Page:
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International Human Rights and Indigenous Peoples

  • S. James Anaya
Series / Aspen Elective Series
Teaching Materials
This exciting book is the only one of its kind. International Human Rights and Indigenous Peoples (Aspen Elective Series) will be the first published compilation of materials and commentary intended for use in courses focusing on the subject of indigenous peoples within the international human rights system. S. James Anaya, co-author of the well-known casebook, International Human Rights: Problems of Law, Policy and Practice, uses carefully edited material from varied sources to illustrate the major issues facing indigenous peoples today.

This unique addition to the Elective Series features:

  • complete or edited versions of all the major contemporary international documents concerning indigenous peoples--declarations, treaties, decisions, and interpretive statements by international human rights and other institutions on the topic--placed in the context of relevant historical antecedents.
  • materials highlighting the major issues concerning indigenous peoples, including issues of self-determination, culture, lands and resources, collective rights, state responsibility for historical wrongs, and the meaning of the "indigenous" rubric. The issues are then linked to actual cases concerning or situations faced by indigenous groups.
  • edited materials from a range of authors along with insightful commentary providing in-depth discussion of the issues and developments
  • discussion of the international and domestic mechanisms by which human rights norms concerning indigenous peoples are implemented. This provides students with an understanding of the practical implications of the norms and their potential strategic value.
  • background material on the authority and workings of the various international institutions that are addressing indigenous issues, enabling students to understand the legal or political significance of the relevant developments and place those developments within the broader context of the international human rights system

An invaluable resource for any course dealing with international human rights, International Human Rights and Indigenous Peoples (Aspen Elective Series) has just the right mix of institutional and case material, historical background and recent developments, and perceptive commentary.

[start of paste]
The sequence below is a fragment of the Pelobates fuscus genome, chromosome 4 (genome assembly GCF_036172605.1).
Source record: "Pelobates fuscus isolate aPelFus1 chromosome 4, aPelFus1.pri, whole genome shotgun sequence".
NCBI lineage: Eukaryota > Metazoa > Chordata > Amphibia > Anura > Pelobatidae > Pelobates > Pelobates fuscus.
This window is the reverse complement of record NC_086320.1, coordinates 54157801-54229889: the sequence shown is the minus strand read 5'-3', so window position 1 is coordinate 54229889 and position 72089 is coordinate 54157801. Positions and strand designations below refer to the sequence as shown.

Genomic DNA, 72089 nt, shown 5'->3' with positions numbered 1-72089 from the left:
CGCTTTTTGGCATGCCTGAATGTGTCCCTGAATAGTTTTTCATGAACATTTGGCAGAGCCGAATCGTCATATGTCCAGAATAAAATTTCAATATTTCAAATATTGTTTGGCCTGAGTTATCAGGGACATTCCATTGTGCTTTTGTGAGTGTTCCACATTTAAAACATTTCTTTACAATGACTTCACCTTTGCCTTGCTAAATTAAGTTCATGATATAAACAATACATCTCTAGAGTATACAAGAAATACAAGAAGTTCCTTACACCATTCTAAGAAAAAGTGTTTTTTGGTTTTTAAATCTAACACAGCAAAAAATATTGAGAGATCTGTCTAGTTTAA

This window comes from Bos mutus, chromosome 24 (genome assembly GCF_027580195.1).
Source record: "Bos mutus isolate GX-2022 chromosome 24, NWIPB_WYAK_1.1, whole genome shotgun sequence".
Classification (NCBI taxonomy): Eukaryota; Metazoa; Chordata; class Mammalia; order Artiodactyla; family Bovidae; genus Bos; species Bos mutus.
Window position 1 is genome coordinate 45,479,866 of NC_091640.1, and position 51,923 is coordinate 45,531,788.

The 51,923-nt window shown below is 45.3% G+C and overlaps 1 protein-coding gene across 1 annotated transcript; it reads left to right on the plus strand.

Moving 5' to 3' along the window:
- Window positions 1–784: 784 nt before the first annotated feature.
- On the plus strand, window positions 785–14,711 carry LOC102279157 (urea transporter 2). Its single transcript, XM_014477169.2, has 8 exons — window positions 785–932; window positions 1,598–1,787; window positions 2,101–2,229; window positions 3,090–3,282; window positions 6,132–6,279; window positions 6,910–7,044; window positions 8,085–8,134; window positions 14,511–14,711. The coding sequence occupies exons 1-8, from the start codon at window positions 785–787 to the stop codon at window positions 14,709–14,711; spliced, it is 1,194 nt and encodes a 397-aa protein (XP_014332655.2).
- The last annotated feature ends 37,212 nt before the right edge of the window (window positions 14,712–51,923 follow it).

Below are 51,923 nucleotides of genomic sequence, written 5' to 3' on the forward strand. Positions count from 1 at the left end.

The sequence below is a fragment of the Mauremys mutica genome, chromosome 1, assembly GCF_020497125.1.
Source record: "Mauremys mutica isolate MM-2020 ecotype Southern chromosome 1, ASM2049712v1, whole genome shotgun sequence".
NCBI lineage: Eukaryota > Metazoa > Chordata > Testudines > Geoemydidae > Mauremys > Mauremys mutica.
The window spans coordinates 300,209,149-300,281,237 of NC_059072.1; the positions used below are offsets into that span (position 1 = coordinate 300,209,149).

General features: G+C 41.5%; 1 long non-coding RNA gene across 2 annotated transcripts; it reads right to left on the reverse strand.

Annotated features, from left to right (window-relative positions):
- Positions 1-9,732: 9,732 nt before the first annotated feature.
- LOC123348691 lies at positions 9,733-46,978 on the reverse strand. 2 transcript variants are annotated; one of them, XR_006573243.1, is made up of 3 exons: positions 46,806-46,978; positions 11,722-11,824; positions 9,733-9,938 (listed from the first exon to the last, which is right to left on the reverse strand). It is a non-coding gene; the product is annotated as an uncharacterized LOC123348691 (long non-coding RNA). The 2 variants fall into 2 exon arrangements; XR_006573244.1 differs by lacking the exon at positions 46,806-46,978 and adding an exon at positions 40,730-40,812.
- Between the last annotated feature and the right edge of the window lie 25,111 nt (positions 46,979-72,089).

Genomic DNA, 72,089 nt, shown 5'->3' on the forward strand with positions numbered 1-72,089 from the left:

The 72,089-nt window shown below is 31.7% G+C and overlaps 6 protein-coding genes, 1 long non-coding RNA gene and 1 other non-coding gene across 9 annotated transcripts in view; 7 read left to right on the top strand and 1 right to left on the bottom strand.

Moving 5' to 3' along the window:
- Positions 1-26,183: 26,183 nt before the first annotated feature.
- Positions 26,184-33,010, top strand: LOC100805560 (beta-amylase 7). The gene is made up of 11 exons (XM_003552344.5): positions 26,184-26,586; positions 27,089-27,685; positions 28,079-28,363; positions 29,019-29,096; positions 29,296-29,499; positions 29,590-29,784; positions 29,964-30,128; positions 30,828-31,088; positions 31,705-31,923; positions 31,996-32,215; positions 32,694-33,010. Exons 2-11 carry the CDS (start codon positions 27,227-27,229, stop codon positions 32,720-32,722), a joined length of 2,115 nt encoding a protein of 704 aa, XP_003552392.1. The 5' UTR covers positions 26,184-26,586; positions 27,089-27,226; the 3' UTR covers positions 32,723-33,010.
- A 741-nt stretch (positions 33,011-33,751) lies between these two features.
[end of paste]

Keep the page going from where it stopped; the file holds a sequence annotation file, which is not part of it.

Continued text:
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About the authors
S. James Anaya

S. James Anaya is the James J. Lenoir Professor of Human Rights Law and Policy at the University of Arizona Rogers College of Law (USA). He teaches and writes in the areas of international human rights, constitutional law, and issues concerning indigenous peoples. Among his numerous publications is his book, Indigenous Peoples in International Law (Oxford University Press, 1996, 2d. ed. 2004). Professor Anaya received his B.A. from the University of New Mexico (1980) and his J.D. from Harvard (1983). He was on the law faculty at the University of Iowa from 1988 to 1999, and he has been a visiting professor at Harvard Law School, the University of Toronto, and the University of Tulsa. Prior to becoming a full time law professor, he practiced law in Albuquerque, New Mexico, representing Native American peoples and other minority groups. Professor Anaya has lectured in many countries in all continents of the globe. He has been a consultant for numerous organizations and government agencies in several countries on matters of human rights and indigenous peoples, and he has represented indigenous groups from many parts of North and Central America before courts and international organizations. He was the lead counsel for the indigenous parties in the landmark case of Awas Tingni v. Nicaragua, in which the Inter-American Court of Human Rights upheld indigenous land rights as a matter of international law.

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Civil Rights / Race and the Law
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